New research shows that each of us may have more control over the likelihood of getting Alzheimer’s than we thought.
Unbeknownst to Graham, the study would be benefiting much more than her heart. The Systolic Blood Pressure Intervention Trial (dubbed SPRINT MIND) was designed to see if dramatically lowering blood pressure could influence the risk of cognitive decline, including symptoms associated with Alzheimer’s disease.
The results are in, and provide evidence that lowering blood pressure has the benefit of also reducing risk for mild cognitive impairment (MCI), brain decline that may precede dementia, and probable dementia. Graham and others who participated in the study were taken aback by the results.
“It never occurred to me that controlling my blood pressure could protect me from dementia,” says Arthur Lane, 89, another participant in the study. “I think this is wonderful.”
Drug Treatments Prove Ineffective
Until now, researchers had little to offer when it came to positive steps to take to fend off cognitive decline. It was known that genes play a role in who gets dementia, and that age was a factor, but neither of those are under anyone’s control.
Accordingly, research has centered on drug treatments to battle the disease. But every anticipated breakthrough thus far has failed. With billions of potential dollars at stake, major drug companies have spent heavily on research, to no avail.
“The data are pretty soft on a lot of things,” says Dr. Ronald Petersen, director of the Mayo Clinic Alzheimer’s Disease Research Center, “so that was discouraging for the field and discouraging for the general public.”
Top Ways to Lower Blood Pressure Without DrugsAlthough study participants were able to make use of medications, there’s plenty you can do to keep your blood pressure in a safe range without resorting to drugs. From the Mayo Clinic, here are 10 ways to maintain a healthy blood pressure:
SPRINT MIND Results
“It’s one of the first real demonstrations of a lifestyle modification having an impact on late-life cognition,” says Petersen, who was not involved in the study.
The aim of the trial was to lower systolic blood pressure to a target of 120 mm Hg or lower over 3.2 years among a group of people with cardiovascular risk factors. High blood pressure is generally defined as a systolic pressure of 130 or greater. Pressure of 120 to 130 is considered elevated, while normal pressure is 120 or less.
Lowering blood pressure alone reduced the risk of mild cognitive impairment by 19 percent and probable all-cause dementia by 17 percent in study participants who achieved 120 mm Hg or less. No amyloid-targeting investigational drug has ever approached this magnitude of benefit. However, Dr. Sanjay Kaul at Cedars Sinai cautions that it’s not as impressive as it sounds. Kaul calculates that the absolute risk reduction was only 1.34 percent for MCI.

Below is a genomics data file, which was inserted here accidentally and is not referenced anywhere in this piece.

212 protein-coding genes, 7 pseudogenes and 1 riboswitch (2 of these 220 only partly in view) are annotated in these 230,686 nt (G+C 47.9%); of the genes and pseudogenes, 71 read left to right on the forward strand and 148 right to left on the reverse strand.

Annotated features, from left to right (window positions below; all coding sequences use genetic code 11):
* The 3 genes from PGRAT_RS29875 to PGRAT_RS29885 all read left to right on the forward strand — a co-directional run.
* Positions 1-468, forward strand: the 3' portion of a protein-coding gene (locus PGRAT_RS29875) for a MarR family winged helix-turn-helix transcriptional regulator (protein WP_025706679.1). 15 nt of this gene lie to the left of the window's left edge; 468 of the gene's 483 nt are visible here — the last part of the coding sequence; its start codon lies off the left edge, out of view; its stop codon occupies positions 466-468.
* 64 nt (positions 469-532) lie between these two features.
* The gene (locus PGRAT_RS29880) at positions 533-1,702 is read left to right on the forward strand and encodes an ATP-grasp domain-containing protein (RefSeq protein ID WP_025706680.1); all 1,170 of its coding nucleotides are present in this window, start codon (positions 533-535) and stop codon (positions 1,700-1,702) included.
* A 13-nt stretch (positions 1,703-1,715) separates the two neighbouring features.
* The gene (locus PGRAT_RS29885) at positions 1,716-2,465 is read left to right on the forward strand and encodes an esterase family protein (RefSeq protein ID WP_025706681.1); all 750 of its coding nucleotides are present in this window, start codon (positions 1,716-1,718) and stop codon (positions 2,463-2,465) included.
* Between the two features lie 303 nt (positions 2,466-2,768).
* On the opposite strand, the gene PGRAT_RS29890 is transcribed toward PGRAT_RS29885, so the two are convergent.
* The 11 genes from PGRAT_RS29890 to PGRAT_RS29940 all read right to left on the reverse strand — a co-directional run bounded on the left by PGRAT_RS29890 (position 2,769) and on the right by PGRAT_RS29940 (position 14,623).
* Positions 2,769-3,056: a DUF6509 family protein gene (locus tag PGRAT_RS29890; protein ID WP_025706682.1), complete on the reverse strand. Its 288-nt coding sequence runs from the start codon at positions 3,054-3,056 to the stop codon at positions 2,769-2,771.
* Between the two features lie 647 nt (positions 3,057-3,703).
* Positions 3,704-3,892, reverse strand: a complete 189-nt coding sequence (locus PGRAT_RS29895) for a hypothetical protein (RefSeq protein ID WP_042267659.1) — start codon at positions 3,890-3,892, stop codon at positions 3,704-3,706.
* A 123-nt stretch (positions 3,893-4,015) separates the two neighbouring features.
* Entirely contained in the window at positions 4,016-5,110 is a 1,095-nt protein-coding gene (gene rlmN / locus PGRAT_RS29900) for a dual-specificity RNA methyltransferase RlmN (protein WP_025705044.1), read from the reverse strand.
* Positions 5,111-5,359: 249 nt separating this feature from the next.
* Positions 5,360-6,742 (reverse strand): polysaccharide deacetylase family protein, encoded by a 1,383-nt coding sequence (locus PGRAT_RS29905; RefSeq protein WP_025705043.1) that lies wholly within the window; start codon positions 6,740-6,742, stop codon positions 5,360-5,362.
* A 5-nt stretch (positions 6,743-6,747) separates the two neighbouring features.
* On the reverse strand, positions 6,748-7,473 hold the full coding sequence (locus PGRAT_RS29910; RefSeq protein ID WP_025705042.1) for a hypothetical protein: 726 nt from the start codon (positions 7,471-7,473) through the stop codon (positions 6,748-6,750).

The results do “not represent a robust effect,” says Kaul. “However, this has to be interpreted in the context of lack of treatment effect on this outcome with currently available interventions and the relatively short duration of treatment exposure. So, promising data, but not the whole enchilada, as spun by trial investigators.”
The good news gets better. The class of drugs used to lower blood pressure had no effect. Cheap generics performed just as well as name brands. Men and women were equally benefited, and race had no impact. Finally, lowering systolic pressure in those older than 75 provided just as much benefit as it did for younger test subjects.
The rigorous, randomized study involved a sizeable group, including 9,300 elderly adults with heart problems or at risk of developing heart disease. Participants were randomly told to lower their systolic pressure to either less than 120 mm Hg or less than 140 mm Hg. The group was tested over an average of three years on different cognitive abilities, including memory and processing new information.
Lead study author Dr. Jeff Williamson reports that biologically, it doesn’t seem like blood pressure would affect dementia. He makes a comparison between air pressure in your tires, and blood pressure: neither should be too high or too low. “Over time, high blood pressure can damage the walls of very fragile arteries that deliver blood to the brain and other organs,” he says. “And that can produce some of the things we see associated with dementia: inflammation and small strokes.”
Time will Tell
Still, it’s the first time a large study has shown we may each have some control over whether or not we get dementia. “This provides great encouragement for people to say, yes, make sure your blood pressure is well controlled, because right now, it’s one of the things you can do,” says Williamson. “This opens the door to testing more interventions.”
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